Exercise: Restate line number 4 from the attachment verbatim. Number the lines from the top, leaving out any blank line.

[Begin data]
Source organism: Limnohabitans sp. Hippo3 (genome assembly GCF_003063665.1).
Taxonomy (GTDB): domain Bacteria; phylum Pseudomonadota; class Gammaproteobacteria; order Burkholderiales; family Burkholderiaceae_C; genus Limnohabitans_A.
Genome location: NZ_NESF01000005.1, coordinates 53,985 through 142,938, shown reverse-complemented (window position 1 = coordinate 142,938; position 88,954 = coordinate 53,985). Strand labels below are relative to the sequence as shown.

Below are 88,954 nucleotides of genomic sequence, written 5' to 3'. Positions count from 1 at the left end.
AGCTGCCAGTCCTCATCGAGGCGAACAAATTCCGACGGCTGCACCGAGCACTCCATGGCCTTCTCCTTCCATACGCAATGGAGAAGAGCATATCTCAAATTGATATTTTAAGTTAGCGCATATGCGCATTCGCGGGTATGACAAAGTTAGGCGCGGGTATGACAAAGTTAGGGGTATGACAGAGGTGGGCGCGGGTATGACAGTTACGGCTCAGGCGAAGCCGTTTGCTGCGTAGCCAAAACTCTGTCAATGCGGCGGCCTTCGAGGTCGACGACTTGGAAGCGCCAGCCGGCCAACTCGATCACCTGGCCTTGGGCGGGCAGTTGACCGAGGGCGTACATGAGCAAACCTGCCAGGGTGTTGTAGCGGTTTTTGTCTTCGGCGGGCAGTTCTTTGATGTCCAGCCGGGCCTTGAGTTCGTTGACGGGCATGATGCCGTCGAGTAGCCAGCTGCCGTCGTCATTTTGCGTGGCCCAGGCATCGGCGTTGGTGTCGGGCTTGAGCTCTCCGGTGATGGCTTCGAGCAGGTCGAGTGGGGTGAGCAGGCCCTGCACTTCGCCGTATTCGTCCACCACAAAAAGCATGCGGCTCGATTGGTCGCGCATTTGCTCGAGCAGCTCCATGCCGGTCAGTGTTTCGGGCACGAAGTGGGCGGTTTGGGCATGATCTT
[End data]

Below are 88,954 nucleotides of genomic sequence, written 5' to 3'. Positions count from 1 at the left end.